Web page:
As college has gotten more expensive every year, the demand for the Monetary Award Program, Illinois’ need-based financial aid, has grown. In recent years, more students who qualified for MAP did not get it than did get it. The program runs out of money earlier and earlier every year. This year, no one who qualified for MAP has gotten a penny.
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Twice in 2015, the General Assembly passed legislation to fund MAP. In May, House Bill 4146, which added $24 million to the governor’s original MAP request of $373 million, passed both chambers but was vetoed by the governor. In August, the Senate returned to Springfield and passed Senate Bill 2043, authorizing $373 million to MAP — the exact amount the governor requested in his proposed budget. Yet the governor vowed to veto Senate Bill 2043.
During the fall semester, Illinois public and private community colleges and four-year institutions fronted $168 million to over 130,000 students who had been awarded MAP grants. Dozens of these schools recently said they can’t do the same during spring semester. Students left out in the cold without MAP now face difficult choices: go deeper into debt, work more hours, take fewer classes, leave school for a semester or give up higher education entirely.
On Monday, I introduced Senate Bill 2226, which seeks to immediately release $168 million to cover the fall semester MAP grants. This legislation seeks to ease the cash squeeze schools are experiencing due to their fronting MAP money and signal to MAP students that the Legislature and governor are working together to invest in them, the future Illinois work force.
I urge members on both sides of the aisle in both chambers, and Gov. Bruce Rauner, to support Senate Bill 2226.
State Sen. Pat McGuire (D-Joliet)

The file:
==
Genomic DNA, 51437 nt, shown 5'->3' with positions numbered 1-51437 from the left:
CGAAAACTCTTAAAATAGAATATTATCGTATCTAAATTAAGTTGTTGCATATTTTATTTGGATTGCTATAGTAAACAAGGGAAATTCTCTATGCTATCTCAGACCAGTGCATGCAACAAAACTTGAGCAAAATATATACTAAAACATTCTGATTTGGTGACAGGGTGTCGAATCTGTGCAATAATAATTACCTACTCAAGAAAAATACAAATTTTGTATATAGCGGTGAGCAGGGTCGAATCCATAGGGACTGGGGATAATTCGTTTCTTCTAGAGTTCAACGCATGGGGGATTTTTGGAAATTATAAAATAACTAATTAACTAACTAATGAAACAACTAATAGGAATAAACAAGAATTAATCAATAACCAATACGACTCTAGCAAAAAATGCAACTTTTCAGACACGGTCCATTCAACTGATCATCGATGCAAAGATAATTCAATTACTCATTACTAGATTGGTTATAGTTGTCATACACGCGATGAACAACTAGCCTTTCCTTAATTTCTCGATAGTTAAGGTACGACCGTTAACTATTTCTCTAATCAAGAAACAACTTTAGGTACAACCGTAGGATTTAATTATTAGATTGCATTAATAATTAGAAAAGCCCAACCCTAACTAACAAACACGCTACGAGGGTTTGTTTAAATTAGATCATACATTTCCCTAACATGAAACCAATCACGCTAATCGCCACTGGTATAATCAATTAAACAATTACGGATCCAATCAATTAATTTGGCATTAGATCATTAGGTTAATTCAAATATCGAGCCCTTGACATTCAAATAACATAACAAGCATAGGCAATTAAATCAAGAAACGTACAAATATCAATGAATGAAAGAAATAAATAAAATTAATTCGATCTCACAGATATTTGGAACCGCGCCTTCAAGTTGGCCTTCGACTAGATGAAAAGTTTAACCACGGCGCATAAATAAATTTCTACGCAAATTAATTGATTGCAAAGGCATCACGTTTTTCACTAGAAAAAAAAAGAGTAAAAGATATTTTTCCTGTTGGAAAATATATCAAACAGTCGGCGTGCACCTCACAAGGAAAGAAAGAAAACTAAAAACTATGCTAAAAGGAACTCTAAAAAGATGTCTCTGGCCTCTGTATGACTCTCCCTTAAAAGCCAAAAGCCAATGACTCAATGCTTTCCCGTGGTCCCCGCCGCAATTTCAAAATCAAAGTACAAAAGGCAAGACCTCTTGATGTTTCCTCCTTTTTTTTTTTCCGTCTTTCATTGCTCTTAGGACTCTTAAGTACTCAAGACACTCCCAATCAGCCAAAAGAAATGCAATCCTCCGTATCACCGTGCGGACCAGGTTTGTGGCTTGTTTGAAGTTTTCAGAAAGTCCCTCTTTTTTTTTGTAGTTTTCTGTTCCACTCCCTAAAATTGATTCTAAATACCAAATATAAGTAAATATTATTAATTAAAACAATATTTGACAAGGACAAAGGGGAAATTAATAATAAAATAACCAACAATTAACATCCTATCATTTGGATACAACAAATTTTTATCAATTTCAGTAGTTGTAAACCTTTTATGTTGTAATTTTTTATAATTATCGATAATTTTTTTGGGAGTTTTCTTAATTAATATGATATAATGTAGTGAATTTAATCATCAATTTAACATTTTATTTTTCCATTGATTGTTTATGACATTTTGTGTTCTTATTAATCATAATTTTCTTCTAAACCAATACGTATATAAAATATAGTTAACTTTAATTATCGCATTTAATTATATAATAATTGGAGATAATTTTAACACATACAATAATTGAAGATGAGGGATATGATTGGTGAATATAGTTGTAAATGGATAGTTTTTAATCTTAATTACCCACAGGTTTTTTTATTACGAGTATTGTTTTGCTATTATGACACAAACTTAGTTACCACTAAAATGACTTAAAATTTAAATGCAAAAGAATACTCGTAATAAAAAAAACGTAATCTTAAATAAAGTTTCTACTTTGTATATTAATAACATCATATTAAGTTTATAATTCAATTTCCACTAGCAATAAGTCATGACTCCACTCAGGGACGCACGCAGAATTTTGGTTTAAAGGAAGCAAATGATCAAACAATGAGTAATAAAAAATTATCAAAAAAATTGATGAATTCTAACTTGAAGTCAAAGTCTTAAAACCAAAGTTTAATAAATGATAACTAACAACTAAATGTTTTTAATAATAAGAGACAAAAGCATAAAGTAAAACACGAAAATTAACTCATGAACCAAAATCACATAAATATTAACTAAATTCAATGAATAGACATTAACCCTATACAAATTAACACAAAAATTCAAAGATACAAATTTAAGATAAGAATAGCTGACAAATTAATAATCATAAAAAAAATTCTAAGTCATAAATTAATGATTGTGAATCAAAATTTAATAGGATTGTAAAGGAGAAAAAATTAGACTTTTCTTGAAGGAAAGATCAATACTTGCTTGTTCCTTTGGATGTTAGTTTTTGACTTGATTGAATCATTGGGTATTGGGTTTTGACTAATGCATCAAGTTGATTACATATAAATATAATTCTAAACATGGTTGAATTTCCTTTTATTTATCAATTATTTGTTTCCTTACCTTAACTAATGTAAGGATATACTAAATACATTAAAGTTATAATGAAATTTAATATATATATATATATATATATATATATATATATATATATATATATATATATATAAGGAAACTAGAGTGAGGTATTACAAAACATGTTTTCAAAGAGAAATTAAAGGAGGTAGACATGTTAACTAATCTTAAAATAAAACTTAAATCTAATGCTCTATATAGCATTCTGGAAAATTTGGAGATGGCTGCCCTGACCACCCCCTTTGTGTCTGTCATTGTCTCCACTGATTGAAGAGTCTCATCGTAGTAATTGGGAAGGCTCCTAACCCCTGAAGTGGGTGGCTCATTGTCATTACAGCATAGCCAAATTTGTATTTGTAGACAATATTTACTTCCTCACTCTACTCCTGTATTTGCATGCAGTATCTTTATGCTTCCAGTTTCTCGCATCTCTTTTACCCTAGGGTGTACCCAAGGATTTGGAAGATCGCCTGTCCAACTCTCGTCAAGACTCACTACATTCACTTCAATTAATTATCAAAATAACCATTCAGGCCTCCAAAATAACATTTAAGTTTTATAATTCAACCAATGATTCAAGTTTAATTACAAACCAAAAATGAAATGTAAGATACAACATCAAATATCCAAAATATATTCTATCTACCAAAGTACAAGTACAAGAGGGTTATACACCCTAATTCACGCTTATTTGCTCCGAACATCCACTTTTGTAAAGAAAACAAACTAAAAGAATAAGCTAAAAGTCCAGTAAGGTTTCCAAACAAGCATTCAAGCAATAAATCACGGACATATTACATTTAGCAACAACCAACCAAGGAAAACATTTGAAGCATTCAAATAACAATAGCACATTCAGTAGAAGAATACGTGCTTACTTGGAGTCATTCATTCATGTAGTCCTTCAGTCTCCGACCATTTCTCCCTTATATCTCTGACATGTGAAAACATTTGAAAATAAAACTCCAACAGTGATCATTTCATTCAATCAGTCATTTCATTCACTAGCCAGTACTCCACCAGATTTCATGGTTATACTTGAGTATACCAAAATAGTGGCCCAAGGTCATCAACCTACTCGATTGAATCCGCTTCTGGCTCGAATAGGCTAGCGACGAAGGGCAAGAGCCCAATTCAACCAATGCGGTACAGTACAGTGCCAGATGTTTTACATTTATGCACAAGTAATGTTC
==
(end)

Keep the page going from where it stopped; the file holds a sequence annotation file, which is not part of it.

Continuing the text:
I wish the mayor had appointed a less political figure to look into police complaints in the city than Dan Webb. Perhaps an African-American choice would have worked. Of course, Patrick Fitzgerald was my first choice, (now in private practice.)
The city seems to constantly investigate itself with little effective change. Webb’s handling of the Koschman death with its 60-day sentence for Robert Vanecko, most of it spent at home confinement (or in Southern California), does not inspire the sort of confidence the city needs after so many defensive-death lawsuits and settlements paid out by the city.
Chicago cannot afford to become the laughingstock of the nation; home of our president and the death of so many youthful African-Americans.
Vincent Kamin, Loop
Greed was everywhere
I applaud the Sun-Times for giving someone an opportunity to discuss their view on ‘The Big Short” and Wall Street, but am glad it’s only an opinion. The fact the author of this article recognizes most of the subprime mortgages were concentrated in the private market is a good start. The article’s author does fail to communicate they were a major cause in the crash. How you ask, well, most of these private market mortgages were given by people who are familiar with the Freddie Mac and Fannie Mae guidelines. They were also savvy with the fact that a lot of the existing mortgage companies sell the loan/mortgage within days of financing the recipient.
The term mortgage broker wasn’t mainstream until the lure of easy credit and low interest rates. There was a greed factor in these private market operations. Just as there was when many everyday folks decided that flipping a house was so easy to profit on, they became contractors. The bottom line in both cases was the lure and appearance of fast, easy money.
These mortgage brokers and on a larger scale Countrywide, utilized softer borrowing practices. Yes, these guidelines were trimmed down so many people on the lower scale of “middle class” and “lower class” people could achieve owning their own homes. These reduced guidelines were instituted by the Federal government, mainly under the Clinton administration.